The next thing to do was to make preparations for our journey. We had spent all our gold, so found that we were obliged to change some of our English notes. This was no easy matter. After some difficulty, with the assistance of Mr. Green we found an old Christian merchant, Shouma by name, reputedly of great wealth. He might be able to manage the little affair for us.


We called on him, and according to the custom of the country we indulged in coffee, sweetmeats, sherbet, and cigarettes before commencing to state our business. Very suspiciously he looked at the notes. Bills of exchange he would have discounted without hesitation ; I believe our own promissory notes would have satisfied him. But in governments this wise man had no faith. He did not believe in a paper currency.

He had observed how in his own country it had depreciated till at last it was absolutely valueless. He knew that even Austria's notes were worth considerably less than the sum they are supposed to represent. I tried to explain to him what Bank of England notes really were—what the difference between a convertible and an inconvertible paper currency was; but Shouma evidently considered that the convertible paper was a still more subtle device of a more clever government to hoodwink and swindle the people.

However, he agreed to change a ten pound note for us, provided that Mr. Green guaranteed that it really was worth ten golden sovereigns. Mr. Green was of course willing to do this for us. Shouma accordingly took our note, but told us that it would take three days at least to rake together so large a sum as ten pounds in Scutari. He would go that very day to the bazaar, and get as much as he could, for us to go on with.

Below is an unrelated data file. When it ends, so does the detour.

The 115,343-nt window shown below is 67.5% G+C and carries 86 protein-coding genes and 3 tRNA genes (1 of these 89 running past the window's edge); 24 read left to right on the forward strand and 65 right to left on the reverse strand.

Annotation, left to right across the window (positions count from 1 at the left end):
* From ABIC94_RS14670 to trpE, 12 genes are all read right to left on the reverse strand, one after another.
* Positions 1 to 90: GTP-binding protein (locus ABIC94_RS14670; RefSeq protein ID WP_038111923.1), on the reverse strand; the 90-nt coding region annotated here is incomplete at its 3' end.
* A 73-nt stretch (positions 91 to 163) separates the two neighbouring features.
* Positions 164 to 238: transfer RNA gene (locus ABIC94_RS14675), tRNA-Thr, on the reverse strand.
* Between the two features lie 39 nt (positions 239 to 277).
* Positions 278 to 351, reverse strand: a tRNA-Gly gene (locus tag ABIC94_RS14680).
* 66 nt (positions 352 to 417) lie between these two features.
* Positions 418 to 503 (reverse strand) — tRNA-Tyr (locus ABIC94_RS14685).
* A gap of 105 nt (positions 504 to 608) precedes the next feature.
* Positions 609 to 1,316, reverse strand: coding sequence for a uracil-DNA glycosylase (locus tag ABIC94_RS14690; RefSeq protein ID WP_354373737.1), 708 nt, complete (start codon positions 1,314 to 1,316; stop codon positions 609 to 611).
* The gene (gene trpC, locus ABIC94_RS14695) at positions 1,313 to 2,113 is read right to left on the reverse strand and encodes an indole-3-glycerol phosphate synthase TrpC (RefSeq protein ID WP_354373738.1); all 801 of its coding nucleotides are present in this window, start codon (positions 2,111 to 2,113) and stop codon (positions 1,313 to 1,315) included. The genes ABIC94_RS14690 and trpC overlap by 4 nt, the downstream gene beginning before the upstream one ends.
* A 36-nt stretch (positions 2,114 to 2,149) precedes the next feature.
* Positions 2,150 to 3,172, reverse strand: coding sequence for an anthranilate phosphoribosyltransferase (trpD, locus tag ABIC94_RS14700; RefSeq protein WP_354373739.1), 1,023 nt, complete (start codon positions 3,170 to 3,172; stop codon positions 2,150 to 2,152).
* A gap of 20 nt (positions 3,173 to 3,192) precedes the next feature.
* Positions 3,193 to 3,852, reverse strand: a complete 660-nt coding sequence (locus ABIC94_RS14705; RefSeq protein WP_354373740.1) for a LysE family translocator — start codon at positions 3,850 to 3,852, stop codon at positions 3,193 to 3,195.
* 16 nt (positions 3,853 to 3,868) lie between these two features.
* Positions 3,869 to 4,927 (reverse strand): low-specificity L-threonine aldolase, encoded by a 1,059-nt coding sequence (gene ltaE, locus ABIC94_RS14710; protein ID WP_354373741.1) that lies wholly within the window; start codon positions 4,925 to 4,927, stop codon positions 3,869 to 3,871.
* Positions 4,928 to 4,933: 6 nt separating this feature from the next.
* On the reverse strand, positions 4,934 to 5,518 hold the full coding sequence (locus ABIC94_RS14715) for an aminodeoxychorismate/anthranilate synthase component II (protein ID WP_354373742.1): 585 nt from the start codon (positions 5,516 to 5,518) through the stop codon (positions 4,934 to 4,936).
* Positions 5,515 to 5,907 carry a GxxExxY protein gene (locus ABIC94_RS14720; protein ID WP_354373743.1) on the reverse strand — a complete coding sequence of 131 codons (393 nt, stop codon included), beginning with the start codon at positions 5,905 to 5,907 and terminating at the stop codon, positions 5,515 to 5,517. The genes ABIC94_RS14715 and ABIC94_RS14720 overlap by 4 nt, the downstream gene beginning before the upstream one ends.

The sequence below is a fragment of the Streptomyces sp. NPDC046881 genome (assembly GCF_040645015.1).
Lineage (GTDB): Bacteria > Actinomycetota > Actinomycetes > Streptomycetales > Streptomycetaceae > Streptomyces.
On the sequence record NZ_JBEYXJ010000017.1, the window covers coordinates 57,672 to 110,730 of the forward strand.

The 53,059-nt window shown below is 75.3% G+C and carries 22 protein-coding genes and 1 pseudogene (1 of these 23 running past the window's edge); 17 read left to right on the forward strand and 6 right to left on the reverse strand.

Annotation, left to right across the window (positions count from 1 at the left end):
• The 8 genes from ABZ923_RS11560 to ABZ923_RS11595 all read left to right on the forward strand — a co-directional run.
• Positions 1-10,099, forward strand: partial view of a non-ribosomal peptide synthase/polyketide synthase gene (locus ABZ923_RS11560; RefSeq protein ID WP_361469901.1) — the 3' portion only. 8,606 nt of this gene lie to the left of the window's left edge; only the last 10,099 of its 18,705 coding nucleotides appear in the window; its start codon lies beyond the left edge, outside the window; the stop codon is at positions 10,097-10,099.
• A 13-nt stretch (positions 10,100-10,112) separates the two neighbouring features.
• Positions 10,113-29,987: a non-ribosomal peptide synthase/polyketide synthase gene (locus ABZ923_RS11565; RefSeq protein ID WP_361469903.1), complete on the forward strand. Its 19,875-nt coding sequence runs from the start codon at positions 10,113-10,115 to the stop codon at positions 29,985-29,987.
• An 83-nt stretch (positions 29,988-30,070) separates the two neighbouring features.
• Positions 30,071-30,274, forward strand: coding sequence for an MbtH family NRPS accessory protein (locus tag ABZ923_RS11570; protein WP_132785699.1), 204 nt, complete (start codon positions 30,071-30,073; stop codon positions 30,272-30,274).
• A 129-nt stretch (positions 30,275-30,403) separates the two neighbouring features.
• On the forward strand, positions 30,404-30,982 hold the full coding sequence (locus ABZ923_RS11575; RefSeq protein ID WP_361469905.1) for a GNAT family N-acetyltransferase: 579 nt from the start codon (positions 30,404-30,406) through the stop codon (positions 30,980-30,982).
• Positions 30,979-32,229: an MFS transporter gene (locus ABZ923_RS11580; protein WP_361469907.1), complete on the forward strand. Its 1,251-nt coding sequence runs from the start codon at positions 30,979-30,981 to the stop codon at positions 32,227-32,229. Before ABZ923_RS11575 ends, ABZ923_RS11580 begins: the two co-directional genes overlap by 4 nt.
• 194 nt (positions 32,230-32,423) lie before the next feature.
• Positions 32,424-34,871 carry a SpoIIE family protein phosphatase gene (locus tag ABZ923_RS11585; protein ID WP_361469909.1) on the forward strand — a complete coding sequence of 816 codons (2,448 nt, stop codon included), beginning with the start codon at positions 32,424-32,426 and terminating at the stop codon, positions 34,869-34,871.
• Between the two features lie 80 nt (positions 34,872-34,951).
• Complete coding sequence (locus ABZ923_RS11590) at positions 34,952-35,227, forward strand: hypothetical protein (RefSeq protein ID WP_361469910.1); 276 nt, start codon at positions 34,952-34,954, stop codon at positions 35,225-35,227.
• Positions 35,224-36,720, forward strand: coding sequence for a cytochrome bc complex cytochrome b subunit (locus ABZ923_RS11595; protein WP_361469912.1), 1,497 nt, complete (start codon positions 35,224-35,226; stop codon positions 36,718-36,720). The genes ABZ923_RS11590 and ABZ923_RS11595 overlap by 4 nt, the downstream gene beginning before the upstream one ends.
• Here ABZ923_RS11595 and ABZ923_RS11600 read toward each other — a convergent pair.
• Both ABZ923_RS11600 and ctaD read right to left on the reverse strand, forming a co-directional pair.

In three days, a huge packet of metallic discs, of every size and inscription, was ready for us. This was accompanied by a document, lengthy as the manifest of a mail steamer, specifying the value of this wonderful ten pounds’ worth of coins. He gave us 131 piastres and a fraction for each sovereign. It took us two hours to count and verify our change. There were silver medjidiés at 22% piastres each, all sorts of curious concave plates of base metal, worth 11}, 6%, 13%, and many other odd sums nasty to calculate. There were Greek coins, Russian roubles, old Austrian swanzickers bearing the effigies of Maria. Theresa, Peruvian and Mexican dollars, and I know not what besides. Verifying one's change, is no joke in Albania. To shop in the bazaar of Scutari is a maddening operation, unless one heroically resigns oneself to the certainty of being cheated twice over in every transaction; for not only must one bargain fiercely and cunningly, and beat down the price the merchant asks for an article in the first instance, but after one has come to terms, and is about to hand over his fifty piastres, say, another still warmer and more utterly confusing discussion is sure to ensue as to the value of the coins one presents to him. The piece of money you yourself received as a twenty-piastre bit, he insists is worth only eighteen.